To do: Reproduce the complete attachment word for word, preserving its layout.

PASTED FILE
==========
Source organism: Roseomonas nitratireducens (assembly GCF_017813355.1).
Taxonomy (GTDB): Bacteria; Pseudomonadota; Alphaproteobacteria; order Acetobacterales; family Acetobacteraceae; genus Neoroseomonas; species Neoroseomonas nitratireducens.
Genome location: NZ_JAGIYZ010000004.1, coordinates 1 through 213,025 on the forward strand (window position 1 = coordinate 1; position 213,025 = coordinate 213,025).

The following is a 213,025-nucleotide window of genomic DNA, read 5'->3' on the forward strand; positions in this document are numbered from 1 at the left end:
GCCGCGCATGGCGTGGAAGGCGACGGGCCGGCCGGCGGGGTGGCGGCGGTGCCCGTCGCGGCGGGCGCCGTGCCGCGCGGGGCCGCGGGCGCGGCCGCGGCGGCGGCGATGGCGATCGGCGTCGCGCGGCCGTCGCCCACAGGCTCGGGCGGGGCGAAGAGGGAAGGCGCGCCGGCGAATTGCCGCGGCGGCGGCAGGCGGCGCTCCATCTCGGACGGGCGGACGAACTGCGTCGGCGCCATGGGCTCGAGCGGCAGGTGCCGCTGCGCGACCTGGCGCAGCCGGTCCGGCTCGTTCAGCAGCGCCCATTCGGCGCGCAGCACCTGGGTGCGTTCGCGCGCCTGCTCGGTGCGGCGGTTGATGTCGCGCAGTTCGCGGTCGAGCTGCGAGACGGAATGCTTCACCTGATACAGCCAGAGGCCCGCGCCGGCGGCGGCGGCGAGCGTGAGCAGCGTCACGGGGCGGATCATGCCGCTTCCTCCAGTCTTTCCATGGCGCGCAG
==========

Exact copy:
Source organism: Roseomonas nitratireducens (assembly GCF_017813355.1).
Taxonomy (GTDB): Bacteria; Pseudomonadota; Alphaproteobacteria; order Acetobacterales; family Acetobacteraceae; genus Neoroseomonas; species Neoroseomonas nitratireducens.
Genome location: NZ_JAGIYZ010000004.1, coordinates 1 through 213,025 on the forward strand (window position 1 = coordinate 1; position 213,025 = coordinate 213,025).

The following is a 213,025-nucleotide window of genomic DNA, read 5'->3' on the forward strand; positions in this document are numbered from 1 at the left end:
GCCGCGCATGGCGTGGAAGGCGACGGGCCGGCCGGCGGGGTGGCGGCGGTGCCCGTCGCGGCGGGCGCCGTGCCGCGCGGGGCCGCGGGCGCGGCCGCGGCGGCGGCGATGGCGATCGGCGTCGCGCGGCCGTCGCCCACAGGCTCGGGCGGGGCGAAGAGGGAAGGCGCGCCGGCGAATTGCCGCGGCGGCGGCAGGCGGCGCTCCATCTCGGACGGGCGGACGAACTGCGTCGGCGCCATGGGCTCGAGCGGCAGGTGCCGCTGCGCGACCTGGCGCAGCCGGTCCGGCTCGTTCAGCAGCGCCCATTCGGCGCGCAGCACCTGGGTGCGTTCGCGCGCCTGCTCGGTGCGGCGGTTGATGTCGCGCAGTTCGCGGTCGAGCTGCGAGACGGAATGCTTCACCTGATACAGCCAGAGGCCCGCGCCGGCGGCGGCGGCGAGCGTGAGCAGCGTCACGGGGCGGATCATGCCGCTTCCTCCAGTCTTTCCATGGCGCGCAG